Installing Strictly Diesel’s 6.7L Ford Transmission Cooler
In 2011, Ford released their all-new, in-house developed and built 6.7L Power Stroke engine platform paired with the 6R140 transmission. To say it’s been a homerun, when compared the earlier 6.4L and 6.0L Power Strokes would be an understatement, but that doesn’t mean that Ford got it completely perfect. While the durability and longevity of the 6.7L and that 6-speed transmission has been much improved over its predecessor’s, there are still a few things that the aftermarket has developed that can be a worthwhile investment.
Case in point, the cooling systems under the hood of that 2011-2019 Ford truck. Ford got away from running the standard air-to-air intercooler for the turbocharger system and developed a liquid-to-air cooler as it offered more consistent charge temperatures. They also converted their transmission cooler from the usual big liquid-to-air mounted behind the bumper, to a much smaller liquid-to-liquid cooler that resembled and engine oil cooler. While we can’t say for sure Ford’s reasoning for this, anyone that owns the 6.7L Power Stroke and uses it for heavy towing, will confirm the staggering transmission temperatures they’ll see under load. In the summer months, while towing heavy in a 2011+ Power Stroke, it’s not uncommon to see 240-degree fluid temperatures through that transmission. While Ford suggest this is normal, anyone in the industry will attest to fluid breakdown and heat being the #1 killer for transmission longevity.
Looking to overcome issues with hot fluid temperatures and extend transmission fluid life and overall durability, Strictly Diesel, a big name in repair and performance work out of Phoenix, AZ, went to the drawing boards to develop something that could easily install and help bring those temperatures down. With extensive research and abusive testing regiments with their F450, they came up with the perfect air-to-liquid cooler kit for the 2011-2016 and 2017-2019 Ford applications.
In their initial data collection and testing process, towing an 18,000-lb 48’ triple-axle enclosed trailer with living quarters and their 10-second Power Stroke drag truck they recorded average freeway speed temperatures of 240-degrees. Average unloaded temperatures hovered at 210-degrees, which is still abnormally high compared to other diesel pick-up truck and automatic transmission combinations out there. After finding the perfect cooler and engineering some simple bracketry, the addition of this transmission cooler kit made immediate and effective changes in overall fluid temperatures, netting a maximum of 220-degree temperatures towing once installed.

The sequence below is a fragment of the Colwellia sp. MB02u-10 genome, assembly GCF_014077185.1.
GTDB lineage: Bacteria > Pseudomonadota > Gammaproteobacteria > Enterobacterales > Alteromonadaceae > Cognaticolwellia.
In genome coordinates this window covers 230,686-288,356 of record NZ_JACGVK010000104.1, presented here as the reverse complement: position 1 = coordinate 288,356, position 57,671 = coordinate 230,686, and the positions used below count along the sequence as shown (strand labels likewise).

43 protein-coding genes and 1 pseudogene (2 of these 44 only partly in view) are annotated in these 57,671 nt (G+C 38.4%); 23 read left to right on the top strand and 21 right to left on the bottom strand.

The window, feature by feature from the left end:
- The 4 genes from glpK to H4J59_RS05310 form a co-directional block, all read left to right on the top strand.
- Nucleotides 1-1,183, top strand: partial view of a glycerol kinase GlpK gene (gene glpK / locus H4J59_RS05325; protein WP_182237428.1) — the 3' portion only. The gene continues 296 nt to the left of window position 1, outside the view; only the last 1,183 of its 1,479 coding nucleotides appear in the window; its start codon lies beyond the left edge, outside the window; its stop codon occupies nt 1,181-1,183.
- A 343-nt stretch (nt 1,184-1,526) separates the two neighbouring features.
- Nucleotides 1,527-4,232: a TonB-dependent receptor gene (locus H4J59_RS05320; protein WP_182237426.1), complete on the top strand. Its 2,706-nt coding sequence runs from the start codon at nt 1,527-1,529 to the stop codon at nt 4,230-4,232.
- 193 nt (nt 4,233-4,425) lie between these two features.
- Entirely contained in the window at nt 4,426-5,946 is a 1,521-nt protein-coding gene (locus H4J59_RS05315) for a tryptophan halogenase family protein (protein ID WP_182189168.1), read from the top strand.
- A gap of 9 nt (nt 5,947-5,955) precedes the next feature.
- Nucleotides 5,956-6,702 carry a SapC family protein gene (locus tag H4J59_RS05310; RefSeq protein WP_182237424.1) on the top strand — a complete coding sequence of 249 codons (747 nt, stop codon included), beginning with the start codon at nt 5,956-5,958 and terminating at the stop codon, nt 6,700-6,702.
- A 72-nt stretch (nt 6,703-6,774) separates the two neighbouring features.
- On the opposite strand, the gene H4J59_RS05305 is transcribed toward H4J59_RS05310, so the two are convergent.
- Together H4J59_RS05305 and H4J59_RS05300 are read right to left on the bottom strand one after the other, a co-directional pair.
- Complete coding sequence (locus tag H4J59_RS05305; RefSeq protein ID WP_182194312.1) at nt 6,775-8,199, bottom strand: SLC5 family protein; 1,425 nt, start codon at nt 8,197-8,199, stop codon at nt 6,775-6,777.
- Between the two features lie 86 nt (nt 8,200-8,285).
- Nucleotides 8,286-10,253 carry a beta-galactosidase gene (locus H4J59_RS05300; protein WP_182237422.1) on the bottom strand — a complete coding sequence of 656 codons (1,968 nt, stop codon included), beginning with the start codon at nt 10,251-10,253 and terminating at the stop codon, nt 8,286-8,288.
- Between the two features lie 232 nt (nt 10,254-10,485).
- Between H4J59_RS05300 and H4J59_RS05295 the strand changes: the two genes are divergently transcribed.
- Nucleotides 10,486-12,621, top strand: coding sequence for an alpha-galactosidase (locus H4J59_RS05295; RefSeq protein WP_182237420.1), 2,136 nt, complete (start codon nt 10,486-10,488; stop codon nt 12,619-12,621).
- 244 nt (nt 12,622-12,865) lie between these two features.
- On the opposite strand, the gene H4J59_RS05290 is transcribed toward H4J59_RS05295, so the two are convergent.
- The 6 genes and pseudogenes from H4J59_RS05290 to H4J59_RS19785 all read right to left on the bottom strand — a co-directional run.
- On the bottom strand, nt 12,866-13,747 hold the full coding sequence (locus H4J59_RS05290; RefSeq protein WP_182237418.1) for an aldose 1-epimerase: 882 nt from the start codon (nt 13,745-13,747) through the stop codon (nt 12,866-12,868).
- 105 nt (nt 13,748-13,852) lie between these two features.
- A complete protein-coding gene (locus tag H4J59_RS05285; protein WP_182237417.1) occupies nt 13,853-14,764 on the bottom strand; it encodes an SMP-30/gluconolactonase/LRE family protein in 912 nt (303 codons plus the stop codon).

This system retains the factory transmission cooler but adds the large air heat exchanger directly behind the grille where it can get maximum airflow through the core to help reduce fluid temperatures over the capacity of the stock unit. Adding this cooler takes only a couple hours and will increase fluid capacity by 1-1.5 quarts. In our test vehicle, a 2018 F250 running a mild lift and larger tires, it was common to see 230-degree temperatures towing in the summer and on the morning of our install peaked at 210-degrees with just a 14-foot flatbed trailer and side by side in tow. After installation of the Driven Diesel cooler kit, making the same drive back home with the same load, our fluid temperatures peaked at just 172-degrees with outdoor ambient temperatures at 40-degrees. The addition of the cooler will require some minor cutting to the grille support, but nothing that can’t be tackled by the average mechanic. If your 6.7L Power Stroke is used for heavy towing, this modification is one we’d definitely add to the list of must haves.